The Strange World Of 3D E-Commerce

Second Life experimentation aside, major retail chain Tweeter is wondering if 3D E-Commerce might prove to be practical and a major advance for shoppers.

When discussing the possible future intersection for E-Commerce and 3-D interactive environments with realistic avatars, the line between Web transactions and science fiction gets decidedly blurry.

But consider this scenario. A consumer shopping for a home entertainment system accesses a 3-D CADCAM representation of his home and drags it to an entertainment E-Commerce site. This large digital file, however, is much more than a mere architectural depiction of the consumer's home.

It includes window placement and the times of day—during different months—that the sun shines through various windows and at roughly what intensity and for how long. Someone has entered the style of thickness of the rug and wall-coverings and a database lookup has associated those with their likely sound-dampening characteristics.

In a surround-sound speaker purchase, the image depicts a light coming from each speaker, with a progressively lighter shade representing the weakening sound as it travels farther away from the speaker. That representation has been updated to factor in the various acoustical properties of the room.

When the customer selects a time and date, it approximates glare, to try and suggest the best placement of a monitor, given the times of day it will usually be viewed. Moving furniture around the room is a simple point-and-click.

Does this scenario drift too far into science fiction? Maybe, but Mark Stearns, the director of E-Commerce for home entertainment chain Tweeter—with more than 2,400 employees in more than 100 stores in 18 states—thinks it might happen. After all, he's paid to envision the future of home entertainment shopping.

The way most home entertainment shopping is done today has its pros and cons. Stores like Tweeter's have demonstration rooms set up to showcase their equipment. The downside is that such rooms may be unrealistically created and might deliver a sound and visual show that is unlikely to be replicated in the typical consumer home. The upside is that no PC screen or speaker is likely to accurately depict how a high-resolution screen looks or what an expensive speaker will sound like.

But if that room could be setup exactly like a typical consumer living room, it would only be like the living room of one kind of consumer. The only fair way to evaluate such equipment is with a room as close to identical to that consumer's living room as possible.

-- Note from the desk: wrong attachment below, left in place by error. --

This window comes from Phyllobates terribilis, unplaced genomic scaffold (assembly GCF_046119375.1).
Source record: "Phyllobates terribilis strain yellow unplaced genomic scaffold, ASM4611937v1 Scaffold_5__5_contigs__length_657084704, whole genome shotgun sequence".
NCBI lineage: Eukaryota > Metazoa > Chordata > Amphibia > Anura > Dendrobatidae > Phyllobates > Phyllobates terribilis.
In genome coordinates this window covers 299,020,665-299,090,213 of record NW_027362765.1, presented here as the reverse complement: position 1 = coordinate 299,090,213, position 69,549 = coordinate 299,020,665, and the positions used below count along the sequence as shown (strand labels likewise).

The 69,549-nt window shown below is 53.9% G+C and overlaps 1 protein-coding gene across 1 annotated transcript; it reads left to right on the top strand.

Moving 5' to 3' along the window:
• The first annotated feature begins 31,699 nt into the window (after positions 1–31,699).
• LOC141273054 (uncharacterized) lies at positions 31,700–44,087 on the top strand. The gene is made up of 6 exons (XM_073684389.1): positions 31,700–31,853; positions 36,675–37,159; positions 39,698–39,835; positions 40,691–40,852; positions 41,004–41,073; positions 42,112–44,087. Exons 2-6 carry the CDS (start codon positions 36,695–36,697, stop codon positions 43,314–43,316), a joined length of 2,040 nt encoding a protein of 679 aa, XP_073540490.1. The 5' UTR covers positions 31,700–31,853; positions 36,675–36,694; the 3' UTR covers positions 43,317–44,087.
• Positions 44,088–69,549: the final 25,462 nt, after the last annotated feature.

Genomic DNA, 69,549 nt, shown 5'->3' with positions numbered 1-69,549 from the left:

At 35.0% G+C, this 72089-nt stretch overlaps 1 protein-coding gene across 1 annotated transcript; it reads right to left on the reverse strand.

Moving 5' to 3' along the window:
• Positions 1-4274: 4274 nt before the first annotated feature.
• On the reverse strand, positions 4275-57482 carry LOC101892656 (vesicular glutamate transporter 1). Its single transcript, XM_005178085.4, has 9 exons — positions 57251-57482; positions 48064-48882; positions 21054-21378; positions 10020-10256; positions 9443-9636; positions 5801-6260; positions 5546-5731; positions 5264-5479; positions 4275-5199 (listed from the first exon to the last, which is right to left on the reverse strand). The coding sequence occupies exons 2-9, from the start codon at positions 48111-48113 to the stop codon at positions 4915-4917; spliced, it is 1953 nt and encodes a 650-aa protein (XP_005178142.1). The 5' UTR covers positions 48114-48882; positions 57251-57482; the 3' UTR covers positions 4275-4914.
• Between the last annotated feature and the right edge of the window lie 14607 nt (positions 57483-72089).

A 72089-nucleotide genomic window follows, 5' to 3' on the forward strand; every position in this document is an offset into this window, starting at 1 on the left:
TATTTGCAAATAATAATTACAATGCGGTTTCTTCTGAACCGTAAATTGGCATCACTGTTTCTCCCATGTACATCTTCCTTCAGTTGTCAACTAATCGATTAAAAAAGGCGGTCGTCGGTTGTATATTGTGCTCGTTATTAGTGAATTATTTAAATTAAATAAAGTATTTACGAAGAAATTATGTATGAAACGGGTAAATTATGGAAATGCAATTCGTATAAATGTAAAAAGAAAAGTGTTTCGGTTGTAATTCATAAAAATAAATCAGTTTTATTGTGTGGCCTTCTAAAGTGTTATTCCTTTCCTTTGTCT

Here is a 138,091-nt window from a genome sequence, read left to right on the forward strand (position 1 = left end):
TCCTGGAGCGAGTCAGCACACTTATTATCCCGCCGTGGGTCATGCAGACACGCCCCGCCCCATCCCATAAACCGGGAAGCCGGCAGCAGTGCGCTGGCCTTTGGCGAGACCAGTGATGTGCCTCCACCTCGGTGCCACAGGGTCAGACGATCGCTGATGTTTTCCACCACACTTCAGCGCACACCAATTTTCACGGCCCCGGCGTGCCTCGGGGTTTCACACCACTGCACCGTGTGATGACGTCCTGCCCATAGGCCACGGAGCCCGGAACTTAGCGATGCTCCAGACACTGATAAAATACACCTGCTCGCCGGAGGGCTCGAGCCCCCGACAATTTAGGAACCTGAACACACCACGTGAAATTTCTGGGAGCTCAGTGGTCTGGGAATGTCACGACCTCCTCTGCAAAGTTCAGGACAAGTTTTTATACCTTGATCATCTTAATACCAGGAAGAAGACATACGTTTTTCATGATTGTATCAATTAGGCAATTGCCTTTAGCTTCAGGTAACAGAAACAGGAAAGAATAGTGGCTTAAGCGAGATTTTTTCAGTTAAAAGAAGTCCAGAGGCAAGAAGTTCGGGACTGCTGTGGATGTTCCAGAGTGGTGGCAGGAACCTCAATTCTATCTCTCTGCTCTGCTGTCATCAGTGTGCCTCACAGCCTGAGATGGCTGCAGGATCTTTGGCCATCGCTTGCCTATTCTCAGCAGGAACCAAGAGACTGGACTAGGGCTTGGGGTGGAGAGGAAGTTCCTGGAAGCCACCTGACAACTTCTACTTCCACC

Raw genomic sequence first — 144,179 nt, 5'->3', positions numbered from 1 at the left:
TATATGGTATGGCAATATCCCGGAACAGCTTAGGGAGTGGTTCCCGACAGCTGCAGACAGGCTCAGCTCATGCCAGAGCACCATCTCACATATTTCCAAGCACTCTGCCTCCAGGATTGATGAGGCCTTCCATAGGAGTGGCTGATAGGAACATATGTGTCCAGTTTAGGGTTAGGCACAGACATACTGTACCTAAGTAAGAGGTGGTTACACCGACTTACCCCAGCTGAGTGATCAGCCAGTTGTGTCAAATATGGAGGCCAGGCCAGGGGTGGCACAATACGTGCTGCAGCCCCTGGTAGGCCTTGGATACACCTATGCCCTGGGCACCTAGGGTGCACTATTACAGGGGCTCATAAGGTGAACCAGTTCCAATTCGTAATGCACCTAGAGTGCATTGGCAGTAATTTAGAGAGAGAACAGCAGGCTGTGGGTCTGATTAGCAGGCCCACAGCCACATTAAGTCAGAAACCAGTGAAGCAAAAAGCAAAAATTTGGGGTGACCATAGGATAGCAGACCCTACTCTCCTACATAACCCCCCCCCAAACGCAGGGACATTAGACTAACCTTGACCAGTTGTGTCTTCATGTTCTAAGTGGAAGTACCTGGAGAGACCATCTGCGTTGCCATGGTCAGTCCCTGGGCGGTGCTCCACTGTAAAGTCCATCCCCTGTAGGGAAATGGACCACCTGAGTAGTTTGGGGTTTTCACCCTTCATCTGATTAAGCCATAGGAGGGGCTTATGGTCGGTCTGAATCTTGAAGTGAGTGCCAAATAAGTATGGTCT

In Stearns' view, that will ultimately be done with a combination of the in-store and potentially a 3D Web experience.

But how could that sophisticated representation of the consumer's home be cost-effectively created? Tweeters is already sending employees into customers' homes. Once there, a digital camera could capture the core information about the rooms and their dimensions and window placement. A physical inspection—plus the asking of a few questions to the homeowner—could fill in the missing pieces about the carpet material, thickness of the walls, etc.

Presumably, the homeowner would be very happy to help. From the retailer's perspective, once such a digital representation was created, that customer would have a very strong incentive to shop with that retailer as the shopping experience could potentially be so much more accurate.

This is especially useful as Tweeter doesn't focus on the living room nearly as much as it does the entire house. "We'd have to be measuring out all of the sonics in the whole house," Stearns said.

Such shopping could also be practical. Which cable connectors will we need? How many? Will that 5-foot cord reach the electrical outlet on the South wall? Do we need more outlets? An extension cord?

What if the customer wants to remodel the room? Such an application could allow him to see what impact such movements would have on the surround sound system.

In the early stages of E-Commerce, e-tailers were content to replicate the functionality of in-store. Amazon's look-inside-this-book feature—intended to reproduce the in-store book browsing experience—was a good example.

But does the 3-D shopping world have the potential for sharply improving the shopping experience? Not just in terms of making it more enjoyable and easier, but with actually helping consumers make more intelligent purchase choices?

John Butler is the CEO of Kinset, which is the 3D company that Tweeter is working with. Butler said the Tweeter 3D purchase scenario is possible, but there are many hurdles that would have to be overcome.

"Going from the video to a 3-D representation that they picks up sound-reflecting characteristics of the space—whether that surface is sound-absorbent--is a tricky set of steps," Butler said, although those obstacles could be overcome in time.

Of more nearterm 3D value, Butler said, are mere size issues. For example, when shopping for a washing machine or a refrigerator, a 3D depiction could answer the question, "I like this model, but will it fit in my space? Will it fit through the door?"

"There's a lot of work that still has to be done on capturing and synthesizing 3D," Butler said.

But he argues that there is a bigger potential issue with 3D shopping. It's more "immersive" and it can force consumers "to get their brain moving into the space." Rather than create the consumer's home on the screen, why not create the retailer's storefront?

If successful, it can have a brand-reinforcing capability when that online consumer visits the store "and has a déjà vu moment," thinking that he/she has already been to the store.

"It toys with their neurological reality" and monkeys with their mental point of view, he said. "It uses different parts of your brain and it creates different memories."